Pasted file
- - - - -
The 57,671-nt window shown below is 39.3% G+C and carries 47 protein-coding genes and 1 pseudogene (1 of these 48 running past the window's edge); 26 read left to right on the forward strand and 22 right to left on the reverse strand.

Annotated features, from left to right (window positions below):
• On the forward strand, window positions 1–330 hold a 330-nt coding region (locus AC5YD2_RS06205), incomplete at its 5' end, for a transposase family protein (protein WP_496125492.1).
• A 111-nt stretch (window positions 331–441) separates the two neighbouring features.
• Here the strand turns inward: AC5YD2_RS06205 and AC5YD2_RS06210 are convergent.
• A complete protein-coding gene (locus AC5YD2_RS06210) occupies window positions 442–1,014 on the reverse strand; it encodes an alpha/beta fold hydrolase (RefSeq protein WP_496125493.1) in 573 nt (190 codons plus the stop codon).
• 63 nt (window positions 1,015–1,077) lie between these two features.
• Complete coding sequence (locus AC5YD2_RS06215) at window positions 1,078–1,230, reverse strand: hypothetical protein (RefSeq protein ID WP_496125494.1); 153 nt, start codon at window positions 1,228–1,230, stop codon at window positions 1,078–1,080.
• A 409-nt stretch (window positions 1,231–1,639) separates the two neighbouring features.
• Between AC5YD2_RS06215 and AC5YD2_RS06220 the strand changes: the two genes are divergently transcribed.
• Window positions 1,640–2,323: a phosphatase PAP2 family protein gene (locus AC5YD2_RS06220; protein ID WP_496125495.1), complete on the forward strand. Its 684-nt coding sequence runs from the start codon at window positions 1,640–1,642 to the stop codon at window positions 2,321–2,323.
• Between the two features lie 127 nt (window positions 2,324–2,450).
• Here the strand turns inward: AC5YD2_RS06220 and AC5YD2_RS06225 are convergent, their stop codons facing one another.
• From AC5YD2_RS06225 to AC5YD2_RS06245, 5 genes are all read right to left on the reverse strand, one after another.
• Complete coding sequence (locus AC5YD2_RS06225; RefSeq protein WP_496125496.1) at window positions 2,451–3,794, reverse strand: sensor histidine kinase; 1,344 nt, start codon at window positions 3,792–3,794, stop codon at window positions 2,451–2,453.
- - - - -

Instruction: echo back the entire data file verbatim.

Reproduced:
The 57,671-nt window shown below is 39.3% G+C and carries 47 protein-coding genes and 1 pseudogene (1 of these 48 running past the window's edge); 26 read left to right on the forward strand and 22 right to left on the reverse strand.

Annotated features, from left to right (window positions below):
• On the forward strand, window positions 1–330 hold a 330-nt coding region (locus AC5YD2_RS06205), incomplete at its 5' end, for a transposase family protein (protein WP_496125492.1).
• A 111-nt stretch (window positions 331–441) separates the two neighbouring features.
• Here the strand turns inward: AC5YD2_RS06205 and AC5YD2_RS06210 are convergent.
• A complete protein-coding gene (locus AC5YD2_RS06210) occupies window positions 442–1,014 on the reverse strand; it encodes an alpha/beta fold hydrolase (RefSeq protein WP_496125493.1) in 573 nt (190 codons plus the stop codon).
• 63 nt (window positions 1,015–1,077) lie between these two features.
• Complete coding sequence (locus AC5YD2_RS06215) at window positions 1,078–1,230, reverse strand: hypothetical protein (RefSeq protein ID WP_496125494.1); 153 nt, start codon at window positions 1,228–1,230, stop codon at window positions 1,078–1,080.
• A 409-nt stretch (window positions 1,231–1,639) separates the two neighbouring features.
• Between AC5YD2_RS06215 and AC5YD2_RS06220 the strand changes: the two genes are divergently transcribed.
• Window positions 1,640–2,323: a phosphatase PAP2 family protein gene (locus AC5YD2_RS06220; protein ID WP_496125495.1), complete on the forward strand. Its 684-nt coding sequence runs from the start codon at window positions 1,640–1,642 to the stop codon at window positions 2,321–2,323.
• Between the two features lie 127 nt (window positions 2,324–2,450).
• Here the strand turns inward: AC5YD2_RS06220 and AC5YD2_RS06225 are convergent, their stop codons facing one another.
• From AC5YD2_RS06225 to AC5YD2_RS06245, 5 genes are all read right to left on the reverse strand, one after another.
• Complete coding sequence (locus AC5YD2_RS06225; RefSeq protein WP_496125496.1) at window positions 2,451–3,794, reverse strand: sensor histidine kinase; 1,344 nt, start codon at window positions 3,792–3,794, stop codon at window positions 2,451–2,453.